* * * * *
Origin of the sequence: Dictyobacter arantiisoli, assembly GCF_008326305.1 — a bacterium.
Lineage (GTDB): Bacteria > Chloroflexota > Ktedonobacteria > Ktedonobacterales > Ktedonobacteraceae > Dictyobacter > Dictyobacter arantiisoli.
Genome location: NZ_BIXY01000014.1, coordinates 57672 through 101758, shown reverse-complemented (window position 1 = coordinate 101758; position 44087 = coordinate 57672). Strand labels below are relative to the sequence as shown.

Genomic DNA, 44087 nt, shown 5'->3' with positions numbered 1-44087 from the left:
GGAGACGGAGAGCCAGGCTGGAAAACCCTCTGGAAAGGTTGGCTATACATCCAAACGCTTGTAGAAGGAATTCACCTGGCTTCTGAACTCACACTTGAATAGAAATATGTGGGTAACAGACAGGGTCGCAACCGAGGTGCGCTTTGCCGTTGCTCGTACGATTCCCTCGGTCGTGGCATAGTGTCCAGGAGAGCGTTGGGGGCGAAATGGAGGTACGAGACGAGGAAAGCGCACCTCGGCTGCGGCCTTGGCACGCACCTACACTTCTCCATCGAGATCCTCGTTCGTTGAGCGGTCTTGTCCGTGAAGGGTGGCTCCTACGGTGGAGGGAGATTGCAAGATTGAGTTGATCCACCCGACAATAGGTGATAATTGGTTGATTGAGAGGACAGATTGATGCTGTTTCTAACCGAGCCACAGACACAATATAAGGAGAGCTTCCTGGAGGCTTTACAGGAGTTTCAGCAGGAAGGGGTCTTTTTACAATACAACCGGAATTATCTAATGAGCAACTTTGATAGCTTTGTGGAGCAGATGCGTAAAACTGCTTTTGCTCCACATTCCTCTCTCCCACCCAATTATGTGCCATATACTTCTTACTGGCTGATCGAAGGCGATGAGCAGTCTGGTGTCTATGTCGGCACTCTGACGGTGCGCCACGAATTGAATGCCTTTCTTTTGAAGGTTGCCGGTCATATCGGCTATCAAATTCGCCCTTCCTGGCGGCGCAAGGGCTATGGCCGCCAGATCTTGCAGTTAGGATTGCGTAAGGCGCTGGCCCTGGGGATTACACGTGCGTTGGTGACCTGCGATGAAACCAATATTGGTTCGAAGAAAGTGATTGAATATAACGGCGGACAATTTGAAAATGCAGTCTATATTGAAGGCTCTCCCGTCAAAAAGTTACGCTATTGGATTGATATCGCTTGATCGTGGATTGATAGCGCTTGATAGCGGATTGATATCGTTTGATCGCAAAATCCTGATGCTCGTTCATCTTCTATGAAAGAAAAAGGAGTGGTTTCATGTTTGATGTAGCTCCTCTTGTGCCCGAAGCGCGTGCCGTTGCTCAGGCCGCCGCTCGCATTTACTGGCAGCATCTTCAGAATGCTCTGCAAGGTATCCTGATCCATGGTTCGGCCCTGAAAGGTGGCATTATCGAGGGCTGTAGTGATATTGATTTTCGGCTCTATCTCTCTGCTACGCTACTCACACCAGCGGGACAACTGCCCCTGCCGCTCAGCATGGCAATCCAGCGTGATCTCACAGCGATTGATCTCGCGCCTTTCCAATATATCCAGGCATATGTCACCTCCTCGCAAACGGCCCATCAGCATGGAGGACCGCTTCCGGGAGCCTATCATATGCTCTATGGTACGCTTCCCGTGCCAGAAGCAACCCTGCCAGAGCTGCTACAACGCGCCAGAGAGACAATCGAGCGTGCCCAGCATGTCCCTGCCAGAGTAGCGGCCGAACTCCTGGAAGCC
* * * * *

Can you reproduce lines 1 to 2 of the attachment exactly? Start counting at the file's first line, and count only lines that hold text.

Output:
Origin of the sequence: Dictyobacter arantiisoli, assembly GCF_008326305.1 — a bacterium.
Lineage (GTDB): Bacteria > Chloroflexota > Ktedonobacteria > Ktedonobacterales > Ktedonobacteraceae > Dictyobacter > Dictyobacter arantiisoli.